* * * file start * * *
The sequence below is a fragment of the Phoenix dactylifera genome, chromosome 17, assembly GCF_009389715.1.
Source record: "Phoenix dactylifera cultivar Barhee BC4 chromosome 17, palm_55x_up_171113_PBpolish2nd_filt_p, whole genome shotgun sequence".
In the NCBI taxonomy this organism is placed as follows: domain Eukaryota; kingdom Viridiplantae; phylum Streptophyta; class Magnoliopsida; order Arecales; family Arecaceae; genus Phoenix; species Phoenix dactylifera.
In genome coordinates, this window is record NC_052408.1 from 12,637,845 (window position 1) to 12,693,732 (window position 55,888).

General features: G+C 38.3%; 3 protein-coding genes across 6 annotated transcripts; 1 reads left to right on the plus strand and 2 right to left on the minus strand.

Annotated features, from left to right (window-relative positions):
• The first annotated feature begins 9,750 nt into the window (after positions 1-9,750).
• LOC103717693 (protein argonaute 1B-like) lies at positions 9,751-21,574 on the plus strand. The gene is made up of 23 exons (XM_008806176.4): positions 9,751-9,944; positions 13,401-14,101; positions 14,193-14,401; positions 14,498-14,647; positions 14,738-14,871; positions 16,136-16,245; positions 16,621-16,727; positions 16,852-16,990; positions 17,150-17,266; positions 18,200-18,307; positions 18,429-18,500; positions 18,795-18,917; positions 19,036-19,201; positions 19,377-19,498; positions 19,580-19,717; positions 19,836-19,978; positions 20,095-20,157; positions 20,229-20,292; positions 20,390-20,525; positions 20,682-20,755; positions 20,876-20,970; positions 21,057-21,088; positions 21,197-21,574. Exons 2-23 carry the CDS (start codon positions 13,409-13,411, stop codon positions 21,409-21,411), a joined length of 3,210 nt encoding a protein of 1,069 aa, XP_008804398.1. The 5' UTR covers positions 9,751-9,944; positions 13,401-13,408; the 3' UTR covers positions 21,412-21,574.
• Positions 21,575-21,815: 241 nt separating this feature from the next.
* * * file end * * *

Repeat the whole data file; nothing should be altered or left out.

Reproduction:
The sequence below is a fragment of the Phoenix dactylifera genome, chromosome 17, assembly GCF_009389715.1.
Source record: "Phoenix dactylifera cultivar Barhee BC4 chromosome 17, palm_55x_up_171113_PBpolish2nd_filt_p, whole genome shotgun sequence".
In the NCBI taxonomy this organism is placed as follows: domain Eukaryota; kingdom Viridiplantae; phylum Streptophyta; class Magnoliopsida; order Arecales; family Arecaceae; genus Phoenix; species Phoenix dactylifera.
In genome coordinates, this window is record NC_052408.1 from 12,637,845 (window position 1) to 12,693,732 (window position 55,888).

General features: G+C 38.3%; 3 protein-coding genes across 6 annotated transcripts; 1 reads left to right on the plus strand and 2 right to left on the minus strand.

Annotated features, from left to right (window-relative positions):
• The first annotated feature begins 9,750 nt into the window (after positions 1-9,750).
• LOC103717693 (protein argonaute 1B-like) lies at positions 9,751-21,574 on the plus strand. The gene is made up of 23 exons (XM_008806176.4): positions 9,751-9,944; positions 13,401-14,101; positions 14,193-14,401; positions 14,498-14,647; positions 14,738-14,871; positions 16,136-16,245; positions 16,621-16,727; positions 16,852-16,990; positions 17,150-17,266; positions 18,200-18,307; positions 18,429-18,500; positions 18,795-18,917; positions 19,036-19,201; positions 19,377-19,498; positions 19,580-19,717; positions 19,836-19,978; positions 20,095-20,157; positions 20,229-20,292; positions 20,390-20,525; positions 20,682-20,755; positions 20,876-20,970; positions 21,057-21,088; positions 21,197-21,574. Exons 2-23 carry the CDS (start codon positions 13,409-13,411, stop codon positions 21,409-21,411), a joined length of 3,210 nt encoding a protein of 1,069 aa, XP_008804398.1. The 5' UTR covers positions 9,751-9,944; positions 13,401-13,408; the 3' UTR covers positions 21,412-21,574.
• Positions 21,575-21,815: 241 nt separating this feature from the next.